Millions of us are using malicious browser extensions without realizing

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Malicious browser extensions are becoming so widespread that millions of users apparently have them installed.

A new report from Kaspersky analyzing telemetry data from its endpoint protection solution and found that in the last two and a half years (between January 2020 and June 2022), there had been more than 4.3 million unique users attacked by adware hiding in browser extensions. In other words, some 70% of all affected users encountered this type of threat.

Furthermore, it claims to have prevented more than six million users from downloading malware, adware, and riskware disguised as browser extensions, in that time period.

Adware and malware

These extensions target users with adware and other forms of malware on a daily basis, while they remain oblivious to the fact that they’re actually being attacked.

The most popular type of malicious browser extension is adware - unwanted software that promotes affiliates rather than improves the user experience. These extensions monitor user behavior through browser history, in order to redirect them to affiliate pages and thus earn commission for their makers. According to Kaspersky, WebSearch is the biggest in this category, detected by antivirus programs as not-a-virus:HEUR:AdWare.Script.WebSearch.gen, and downloaded almost 900,000 times.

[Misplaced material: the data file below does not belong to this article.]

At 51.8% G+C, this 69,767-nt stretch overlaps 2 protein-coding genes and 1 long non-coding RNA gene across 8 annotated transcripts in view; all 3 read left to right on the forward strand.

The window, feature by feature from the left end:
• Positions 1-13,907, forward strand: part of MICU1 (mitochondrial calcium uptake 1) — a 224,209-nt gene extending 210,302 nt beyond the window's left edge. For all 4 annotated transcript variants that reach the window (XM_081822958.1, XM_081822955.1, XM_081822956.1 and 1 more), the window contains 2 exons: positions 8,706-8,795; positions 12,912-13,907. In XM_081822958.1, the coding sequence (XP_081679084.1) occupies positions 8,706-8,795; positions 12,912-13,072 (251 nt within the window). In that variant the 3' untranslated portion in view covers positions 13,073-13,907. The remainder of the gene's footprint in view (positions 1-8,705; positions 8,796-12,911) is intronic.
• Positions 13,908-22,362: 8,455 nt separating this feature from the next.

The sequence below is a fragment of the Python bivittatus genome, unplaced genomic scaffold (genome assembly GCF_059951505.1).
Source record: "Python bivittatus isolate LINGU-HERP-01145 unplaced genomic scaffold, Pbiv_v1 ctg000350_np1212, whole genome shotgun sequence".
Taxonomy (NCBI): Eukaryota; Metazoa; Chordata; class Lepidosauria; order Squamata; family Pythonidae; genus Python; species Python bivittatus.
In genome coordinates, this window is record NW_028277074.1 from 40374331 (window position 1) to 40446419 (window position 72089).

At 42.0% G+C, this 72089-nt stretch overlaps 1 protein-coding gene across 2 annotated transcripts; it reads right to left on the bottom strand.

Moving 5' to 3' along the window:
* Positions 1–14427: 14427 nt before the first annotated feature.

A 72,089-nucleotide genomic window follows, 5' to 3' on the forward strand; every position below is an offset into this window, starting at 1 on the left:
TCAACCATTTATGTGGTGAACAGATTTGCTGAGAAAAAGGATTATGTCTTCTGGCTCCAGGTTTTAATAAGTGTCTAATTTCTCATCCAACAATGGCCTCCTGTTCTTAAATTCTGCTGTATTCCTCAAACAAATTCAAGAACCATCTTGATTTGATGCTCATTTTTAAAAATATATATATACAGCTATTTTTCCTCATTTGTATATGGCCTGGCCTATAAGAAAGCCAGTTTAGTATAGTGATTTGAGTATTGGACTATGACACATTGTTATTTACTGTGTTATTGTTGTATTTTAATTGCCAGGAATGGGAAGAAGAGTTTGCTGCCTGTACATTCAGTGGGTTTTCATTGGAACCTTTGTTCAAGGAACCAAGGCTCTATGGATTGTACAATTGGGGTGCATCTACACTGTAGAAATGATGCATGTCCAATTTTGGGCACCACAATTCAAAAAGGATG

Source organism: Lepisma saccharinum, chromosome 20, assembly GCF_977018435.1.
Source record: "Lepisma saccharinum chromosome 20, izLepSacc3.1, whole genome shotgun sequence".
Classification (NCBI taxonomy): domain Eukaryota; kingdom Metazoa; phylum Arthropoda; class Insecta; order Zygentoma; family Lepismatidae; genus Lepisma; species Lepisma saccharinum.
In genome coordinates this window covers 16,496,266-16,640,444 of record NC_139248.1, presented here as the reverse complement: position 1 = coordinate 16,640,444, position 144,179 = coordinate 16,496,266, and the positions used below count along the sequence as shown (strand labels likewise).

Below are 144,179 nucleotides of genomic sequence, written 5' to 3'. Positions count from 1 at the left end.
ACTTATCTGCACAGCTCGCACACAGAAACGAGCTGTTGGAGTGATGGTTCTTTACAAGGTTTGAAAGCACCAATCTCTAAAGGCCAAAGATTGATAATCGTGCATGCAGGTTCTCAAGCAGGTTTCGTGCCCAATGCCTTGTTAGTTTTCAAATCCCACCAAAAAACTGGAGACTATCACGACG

While this tool promises to improve the experience of office workers (by simplifying conversion between .doc and .pdf files, for example), it actually changes the browser’s start page, and uses the resources to earn extra money through affiliate links. 

The extension also changes the browser’s default search engine to myway, which captures user queries, collects, analyzes them, and then serves the victim affiliate links in search engine results pages.

The second most popular type is malware, usually built to steal login credentials and other sensitive information, such as payment data. 

The best way to protect your devices from malicious browser plugins is to make sure to always download them from trusted sources, and to check reviews and ratings.

Sead is a seasoned freelance journalist based in Sarajevo, Bosnia and Herzegovina. He writes about IT (cloud, IoT, 5G, VPN) and cybersecurity (ransomware, data breaches, laws and regulations). In his career, spanning more than a decade, he’s written for numerous media outlets, including Al Jazeera Balkans. He’s also held several modules on content writing for Represent Communications.